The colors are what surprised me the most.
Whenever I have gazed into the ocean -- even when the water was clear, or only tinted with a wisp of turquoise -- the creatures and terrain that my eyes could pick out under the waves looked muddied. I would have told you the fish and rocks and coral were a fuzzy brown, grey or muted green. I had no idea that looking into the ocean from the vantage point of an ordinary human is like looking at it through sludge-colored glasses.
That is, I had no idea until I tried scuba diving at the Islamorada Dive Center in the Florida Keys.
I signed up for a ‘Discover Scuba’ class, which some folks call a Resort certification. Though I had no experience whatsoever, I was working with an instructor on basic skills in the pool within the first hour. But that afternoon was when the real magic happened.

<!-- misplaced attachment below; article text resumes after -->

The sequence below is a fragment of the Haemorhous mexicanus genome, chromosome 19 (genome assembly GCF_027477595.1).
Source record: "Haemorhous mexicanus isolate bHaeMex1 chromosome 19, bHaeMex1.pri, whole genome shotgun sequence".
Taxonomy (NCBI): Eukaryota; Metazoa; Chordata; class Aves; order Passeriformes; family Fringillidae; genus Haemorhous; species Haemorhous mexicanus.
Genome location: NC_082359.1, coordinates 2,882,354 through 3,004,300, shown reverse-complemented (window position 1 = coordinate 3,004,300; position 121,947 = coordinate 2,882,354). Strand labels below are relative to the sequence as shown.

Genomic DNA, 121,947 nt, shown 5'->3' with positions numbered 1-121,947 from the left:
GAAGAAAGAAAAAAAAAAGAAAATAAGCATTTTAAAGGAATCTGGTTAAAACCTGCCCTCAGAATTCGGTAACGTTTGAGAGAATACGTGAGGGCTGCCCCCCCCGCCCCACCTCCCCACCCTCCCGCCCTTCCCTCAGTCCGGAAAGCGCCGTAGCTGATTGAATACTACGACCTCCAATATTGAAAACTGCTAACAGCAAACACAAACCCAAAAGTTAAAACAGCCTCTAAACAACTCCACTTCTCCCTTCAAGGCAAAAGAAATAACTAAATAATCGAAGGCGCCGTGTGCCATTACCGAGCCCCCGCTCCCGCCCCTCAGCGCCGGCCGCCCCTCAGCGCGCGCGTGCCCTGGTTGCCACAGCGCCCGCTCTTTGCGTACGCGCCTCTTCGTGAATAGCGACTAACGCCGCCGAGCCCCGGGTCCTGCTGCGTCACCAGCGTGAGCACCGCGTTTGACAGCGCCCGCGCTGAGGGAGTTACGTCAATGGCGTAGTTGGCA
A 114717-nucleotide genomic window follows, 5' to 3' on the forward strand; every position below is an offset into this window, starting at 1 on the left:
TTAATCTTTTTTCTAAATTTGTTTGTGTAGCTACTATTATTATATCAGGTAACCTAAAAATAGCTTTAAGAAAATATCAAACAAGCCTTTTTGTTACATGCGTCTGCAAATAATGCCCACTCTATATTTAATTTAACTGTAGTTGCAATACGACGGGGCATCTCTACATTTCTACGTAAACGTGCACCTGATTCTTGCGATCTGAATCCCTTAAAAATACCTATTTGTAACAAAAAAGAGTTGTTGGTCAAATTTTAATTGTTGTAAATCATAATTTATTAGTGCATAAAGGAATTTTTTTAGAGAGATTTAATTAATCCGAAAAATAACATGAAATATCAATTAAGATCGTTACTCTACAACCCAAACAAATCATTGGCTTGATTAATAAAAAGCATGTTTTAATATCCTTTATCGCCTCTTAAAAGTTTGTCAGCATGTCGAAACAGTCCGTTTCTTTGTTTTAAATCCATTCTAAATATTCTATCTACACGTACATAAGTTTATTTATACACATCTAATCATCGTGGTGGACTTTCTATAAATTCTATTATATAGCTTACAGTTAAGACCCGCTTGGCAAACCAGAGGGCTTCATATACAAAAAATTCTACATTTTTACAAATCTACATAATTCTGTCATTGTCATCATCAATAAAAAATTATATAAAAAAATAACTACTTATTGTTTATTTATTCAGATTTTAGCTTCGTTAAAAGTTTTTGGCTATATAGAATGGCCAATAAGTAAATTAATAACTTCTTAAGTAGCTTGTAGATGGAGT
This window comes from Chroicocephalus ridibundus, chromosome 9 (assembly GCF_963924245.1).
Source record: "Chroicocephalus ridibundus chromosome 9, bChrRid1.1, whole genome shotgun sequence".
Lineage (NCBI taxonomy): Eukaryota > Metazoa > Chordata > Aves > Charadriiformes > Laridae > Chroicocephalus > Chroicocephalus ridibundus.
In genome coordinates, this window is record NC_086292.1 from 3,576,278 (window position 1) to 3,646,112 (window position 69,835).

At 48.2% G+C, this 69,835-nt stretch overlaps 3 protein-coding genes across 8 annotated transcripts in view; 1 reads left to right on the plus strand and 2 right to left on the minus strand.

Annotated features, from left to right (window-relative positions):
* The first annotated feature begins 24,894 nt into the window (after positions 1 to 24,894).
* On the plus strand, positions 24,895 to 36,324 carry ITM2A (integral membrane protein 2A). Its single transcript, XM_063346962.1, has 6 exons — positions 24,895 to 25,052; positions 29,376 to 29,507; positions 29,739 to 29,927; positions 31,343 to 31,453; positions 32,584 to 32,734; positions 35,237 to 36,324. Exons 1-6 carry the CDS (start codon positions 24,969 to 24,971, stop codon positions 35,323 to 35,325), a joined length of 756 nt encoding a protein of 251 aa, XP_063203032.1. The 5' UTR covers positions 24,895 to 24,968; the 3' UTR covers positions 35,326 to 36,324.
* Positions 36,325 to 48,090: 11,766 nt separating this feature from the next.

I got to go out on a boat and do two shallow coral reef dives along with my instructor, my first ever dives.
Underwater, the fish that had looked ordinary before were transformed into breathtaking works of art, striped with vivid yellows and blues and blacks. Mainly, they were unafraid of me. It seemed I was just another one of the gang, a big, slow, clumsy fish that had to wear a lot of gear and was a pathetic swimmer.
I listened to the sound of my breathing as I floated in an utterly alien universe, filled with wonder at the sharks that silently glided past me, at a ray winging its way across the ocean floor, and at the coral, alive and strange and dancing with the rhythm of the sea.
To say I’ll always remember it is an understatement.
I hope if you’re visiting Florida, that you’ll Discover Scuba too. It’s the experience of a lifetime.